Woman gets three-year suspended sentence for welfare fraudMonday 29 April 2013 22.32
A 33-year-old woman, who admitted flying to and from Ireland to fraudulently claim €43,000 in social welfare payments, has received a three-year suspended prison sentence.
Sibyl Montague, of Cois Coillte, Tivoli in Cork, had pleaded guilty to flying home once a month over a four-year period to sign on for jobseekers' allowance.
The court was told that she had repaid the money in full.
Judge Patrick J Moran said that when imposing a sentence he has to ask what benefit it would be.
He said that in this case he believed that the woman had learnt her lesson.
Earlier, Defence Counsel Siobhán Lankford told Cork Circuit Criminal Court that this was a case of grave dishonesty, but that it was an unusual case.
Her client was very remorseful and had co-operated fully when arrested by gardaí in October 2012.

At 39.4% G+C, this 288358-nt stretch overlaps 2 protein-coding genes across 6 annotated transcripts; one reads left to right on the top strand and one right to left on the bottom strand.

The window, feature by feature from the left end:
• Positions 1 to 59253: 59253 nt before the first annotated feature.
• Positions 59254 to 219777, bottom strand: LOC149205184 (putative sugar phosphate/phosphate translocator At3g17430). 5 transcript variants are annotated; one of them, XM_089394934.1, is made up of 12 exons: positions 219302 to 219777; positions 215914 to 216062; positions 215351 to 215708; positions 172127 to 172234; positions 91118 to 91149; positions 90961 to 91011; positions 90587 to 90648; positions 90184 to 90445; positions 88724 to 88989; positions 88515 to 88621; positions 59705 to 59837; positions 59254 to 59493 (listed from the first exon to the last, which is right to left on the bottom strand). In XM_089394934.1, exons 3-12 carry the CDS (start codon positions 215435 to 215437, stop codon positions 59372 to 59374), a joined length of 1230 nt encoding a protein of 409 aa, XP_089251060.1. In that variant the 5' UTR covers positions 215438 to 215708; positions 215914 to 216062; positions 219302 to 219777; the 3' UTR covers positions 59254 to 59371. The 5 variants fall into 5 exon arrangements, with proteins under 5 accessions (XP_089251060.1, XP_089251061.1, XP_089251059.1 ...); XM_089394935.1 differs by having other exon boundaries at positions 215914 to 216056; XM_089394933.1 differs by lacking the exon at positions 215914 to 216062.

She said the monies had been fully repaid and this had been at some cost.
The woman's mother had to sell some of her belongings, her father came up with some money, her cousin and two friends made up the rest.
She told the court that her client and her sister had been responsible for looking after their ill mother from an early age.
Her parents had separated when she was 12 years old.
Ms Lankford said Montague carried out the fraud while she was living in very poor circumstances in London, living from hand-to-mouth while studying for a Masters degree.
She said her client pleaded guilty as soon as possible, the gardaí were satisfied she would not reoffend and the DPP had been happy for the case to be dealt with at District Court level, but the judge there had refused jurisdiction.